A classical example includes anti-epileptic drugs. Phenytoin, for example, induces CYP1A2, CYP2C9, CYP2C19 and CYP3A4. Substrates for the latter may be drugs with critical dosage, like amiodarone or carbamazepine, whose blood plasma concentration may decrease because of enzyme induction.

Interaction of other substances

In addition, naturally occurring compounds may cause a similar effect. For example, bioactive compounds found in grapefruit juice and some other fruit juices, including bergamottin, dihydroxybergamottin, and paradisin-A, have been found to inhibit CYP3A4-mediated metabolism of certain medications, leading to increased bioavailability and thus the strong possibility of overdosing.[11] Because of this risk, avoiding grapefruit juice and fresh grapefruits entirely while on drugs is usually advised.[12]

Other examples:

Other specific CYP functions

File:Steroidogenesis.svg A subset of cytochrome P450 enzymes play important roles in the synthesis of steroid hormones (steroidogenesis) by the adrenals, gonads, and peripheral tissue:

CYP Families in Humans

Humans have 57 genes and more than 59 pseudogenes divided among 18 families of cytochrome P450 genes and 43 subfamilies.[14] This is a summary of the genes and of the proteins they encode. See the homepage of the Cytochrome P450 Nomenclature Committee for detailed information.[9]

Family Function Members Names
CYP1 drug and steroid (especially estrogen) metabolism 3 subfamilies, 3 genes, 1 pseudogene CYP1A1, CYP1A2, CYP1B1
CYP2 drug and steroid metabolism 13 subfamilies, 16 genes, 16 pseudogenes CYP2A6, CYP2A7, CYP2A13, CYP2B6, CYP2C8, CYP2C9, CYP2C18, CYP2C19, CYP2D6, CYP2E1, CYP2F1, CYP2J2, CYP2R1, CYP2S1, CYP2U1, CYP2W1
CYP3 drug and steroid (including testosterone) metabolism 1 subfamily, 4 genes, 2 pseudogenes CYP3A4, CYP3A5, CYP3A7, CYP3A43
CYP4 arachidonic acid or fatty acid metabolism 6 subfamilies, 11 genes, 10 pseudogenes CYP4A11, CYP4A22, CYP4B1, CYP4F2, CYP4F3, CYP4F8, CYP4F11, CYP4F12, CYP4F22, CYP4V2, CYP4X1, CYP4Z1
CYP5 thromboxane A2 synthase 1 subfamily, 1 gene CYP5A1
CYP7 bile acid biosynthesis 7-alpha hydroxylase of steroid nucleus 2 subfamilies, 2 genes CYP7A1, CYP7B1
CYP8 varied 2 subfamilies, 2 genes CYP8A1 (prostacyclin synthase), CYP8B1 (bile acid biosynthesis)
CYP11 steroid biosynthesis 2 subfamilies, 3 genes CYP11A1, CYP11B1, CYP11B2
CYP17 steroid biosynthesis, 17-alpha hydroxylase 1 subfamily, 1 gene CYP17A1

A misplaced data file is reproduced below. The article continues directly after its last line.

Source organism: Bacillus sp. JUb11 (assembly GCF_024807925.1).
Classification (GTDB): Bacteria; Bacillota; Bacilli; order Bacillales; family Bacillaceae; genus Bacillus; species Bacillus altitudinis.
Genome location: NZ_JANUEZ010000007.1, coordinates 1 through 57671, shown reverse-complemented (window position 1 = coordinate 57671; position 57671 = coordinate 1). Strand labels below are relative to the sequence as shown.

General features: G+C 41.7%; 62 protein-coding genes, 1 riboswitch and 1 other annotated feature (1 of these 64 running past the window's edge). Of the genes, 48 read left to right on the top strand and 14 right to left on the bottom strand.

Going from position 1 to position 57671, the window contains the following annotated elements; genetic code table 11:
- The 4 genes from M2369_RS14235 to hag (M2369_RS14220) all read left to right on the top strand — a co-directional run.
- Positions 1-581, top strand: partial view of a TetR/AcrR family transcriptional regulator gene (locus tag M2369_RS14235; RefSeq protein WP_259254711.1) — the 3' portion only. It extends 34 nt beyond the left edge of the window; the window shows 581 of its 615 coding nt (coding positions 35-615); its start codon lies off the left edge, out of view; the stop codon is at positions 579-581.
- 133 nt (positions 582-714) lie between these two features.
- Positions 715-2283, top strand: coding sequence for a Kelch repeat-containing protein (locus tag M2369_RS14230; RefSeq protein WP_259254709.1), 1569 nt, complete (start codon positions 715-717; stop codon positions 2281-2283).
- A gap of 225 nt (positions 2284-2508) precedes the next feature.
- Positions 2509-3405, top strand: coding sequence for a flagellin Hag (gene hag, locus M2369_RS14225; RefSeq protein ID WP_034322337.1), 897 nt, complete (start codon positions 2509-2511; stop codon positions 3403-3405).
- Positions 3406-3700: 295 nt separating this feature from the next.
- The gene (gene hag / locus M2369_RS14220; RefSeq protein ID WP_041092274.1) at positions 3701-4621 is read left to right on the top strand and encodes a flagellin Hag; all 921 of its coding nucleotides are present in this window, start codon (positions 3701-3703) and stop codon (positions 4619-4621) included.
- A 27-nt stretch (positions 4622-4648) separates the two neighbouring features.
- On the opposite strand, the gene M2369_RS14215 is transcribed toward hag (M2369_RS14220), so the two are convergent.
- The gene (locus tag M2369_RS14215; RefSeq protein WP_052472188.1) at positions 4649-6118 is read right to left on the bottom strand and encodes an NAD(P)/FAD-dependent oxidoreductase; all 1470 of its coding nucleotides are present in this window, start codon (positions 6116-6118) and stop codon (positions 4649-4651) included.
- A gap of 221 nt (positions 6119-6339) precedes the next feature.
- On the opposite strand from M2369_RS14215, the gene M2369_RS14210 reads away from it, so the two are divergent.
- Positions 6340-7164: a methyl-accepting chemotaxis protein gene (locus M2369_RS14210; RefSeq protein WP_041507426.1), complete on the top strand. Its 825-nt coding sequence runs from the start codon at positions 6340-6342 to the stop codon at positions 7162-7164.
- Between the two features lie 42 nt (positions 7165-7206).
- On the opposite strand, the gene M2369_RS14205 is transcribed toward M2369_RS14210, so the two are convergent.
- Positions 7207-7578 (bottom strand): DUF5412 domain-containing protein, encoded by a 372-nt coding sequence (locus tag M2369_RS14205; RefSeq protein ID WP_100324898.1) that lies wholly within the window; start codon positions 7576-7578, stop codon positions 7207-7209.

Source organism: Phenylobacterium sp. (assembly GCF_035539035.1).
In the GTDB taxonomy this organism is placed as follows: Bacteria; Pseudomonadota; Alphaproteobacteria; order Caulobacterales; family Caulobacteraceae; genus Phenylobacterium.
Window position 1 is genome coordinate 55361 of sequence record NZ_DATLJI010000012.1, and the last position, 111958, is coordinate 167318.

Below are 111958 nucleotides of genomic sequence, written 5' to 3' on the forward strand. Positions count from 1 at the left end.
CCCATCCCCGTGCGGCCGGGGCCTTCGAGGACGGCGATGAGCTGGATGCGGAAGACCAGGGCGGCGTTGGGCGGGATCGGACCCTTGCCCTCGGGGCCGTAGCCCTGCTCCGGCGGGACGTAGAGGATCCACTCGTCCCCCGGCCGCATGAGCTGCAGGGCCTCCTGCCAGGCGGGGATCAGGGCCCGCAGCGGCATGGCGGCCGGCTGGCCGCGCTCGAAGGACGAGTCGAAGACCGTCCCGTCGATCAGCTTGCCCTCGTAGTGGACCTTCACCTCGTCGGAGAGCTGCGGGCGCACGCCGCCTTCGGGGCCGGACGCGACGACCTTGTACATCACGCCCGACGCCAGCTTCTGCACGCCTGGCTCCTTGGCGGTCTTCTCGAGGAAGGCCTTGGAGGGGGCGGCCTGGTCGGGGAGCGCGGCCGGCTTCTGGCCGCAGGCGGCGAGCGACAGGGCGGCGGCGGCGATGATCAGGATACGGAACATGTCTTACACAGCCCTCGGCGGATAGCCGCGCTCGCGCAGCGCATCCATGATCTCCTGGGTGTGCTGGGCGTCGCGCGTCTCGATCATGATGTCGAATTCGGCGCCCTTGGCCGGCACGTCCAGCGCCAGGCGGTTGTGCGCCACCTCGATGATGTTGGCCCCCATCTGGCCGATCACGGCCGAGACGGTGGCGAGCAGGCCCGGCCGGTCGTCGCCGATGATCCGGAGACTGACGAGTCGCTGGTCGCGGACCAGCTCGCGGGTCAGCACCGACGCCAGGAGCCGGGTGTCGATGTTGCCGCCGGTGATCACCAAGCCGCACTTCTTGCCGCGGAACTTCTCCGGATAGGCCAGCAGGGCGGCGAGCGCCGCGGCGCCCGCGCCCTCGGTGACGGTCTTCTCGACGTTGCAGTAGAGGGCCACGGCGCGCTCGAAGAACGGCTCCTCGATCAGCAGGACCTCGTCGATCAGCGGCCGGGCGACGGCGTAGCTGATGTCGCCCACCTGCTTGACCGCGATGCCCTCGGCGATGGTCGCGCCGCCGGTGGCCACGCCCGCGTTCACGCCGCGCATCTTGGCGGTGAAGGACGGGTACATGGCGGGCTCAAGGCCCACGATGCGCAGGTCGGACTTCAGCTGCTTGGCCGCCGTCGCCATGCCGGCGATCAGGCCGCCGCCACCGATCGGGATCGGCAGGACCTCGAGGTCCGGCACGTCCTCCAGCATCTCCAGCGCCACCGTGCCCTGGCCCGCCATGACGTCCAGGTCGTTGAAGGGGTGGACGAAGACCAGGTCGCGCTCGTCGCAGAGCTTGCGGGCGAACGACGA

CYP19 steroid biosynthesis: aromatase synthesizes estrogen 1 subfamily, 1 gene CYP19A1
CYP20 unknown function 1 subfamily, 1 gene CYP20A1
CYP21 steroid biosynthesis 2 subfamilies, 2 genes, 1 pseudogene CYP21A2
CYP24 vitamin D degradation 1 subfamily, 1 gene CYP24A1
CYP26 retinoic acid hydroxylase 3 subfamilies, 3 genes CYP26A1, CYP26B1, CYP26C1
CYP27 varied 3 subfamilies, 3 genes CYP27A1 (bile acid biosynthesis), CYP27B1 (vitamin D3 1-alpha hydroxylase, activates vitamin D3), CYP27C1 (unknown function)
CYP39 7-alpha hydroxylation of 24-hydroxycholesterol 1 subfamily, 1 gene CYP39A1
CYP46 cholesterol 24-hydroxylase 1 subfamily, 1 gene CYP46A1
CYP51 cholesterol biosynthesis 1 subfamily, 1 gene, 3 pseudogenes CYP51A1 (lanosterol 14-alpha demethylase)

P450s in animals

Many animals have as many or more CYP genes than humans do. For example, mice have genes for 101 CYPs, and sea urchins have even more (perhaps as many as 120 genes).[15] Most CYP enzymes are presumed to have monooxygenase activity, as is the case for most mammalian CYPs that have been investigated (except for e.g. CYP19 and CYP5). However, gene and genome sequencing is far outpacing biochemical characterization of enzymatic function, although many genes with close homology to CYPs with known function have been found.

The classes of CYPs most often investigated in non-human animals are those involved in either development (e.g. retinoic acid or hormone metabolism) or involved in the metabolism of toxic compounds (such as heterocyclic amines or polyaromatic hydrocarbons). Often there are differences in gene regulation or enzyme function of CYPs in related animals that explain observed differences in susceptibility to toxic compounds.

CYPs have been extensively examined in mice, rats, and dogs, and less so in zebrafish, in order to facilitate use of these model organisms in drug discovery and toxicology.

CYPs have also been heavily studied in insects, often to understand pesticide resistance.

P450s in bacteria

Bacterial cytochromes P450 are often soluble enzymes and are involved in critical metabolic processes. Three examples that have contributed significantly to structural and mechanistic studies are listed here, but many different families exist.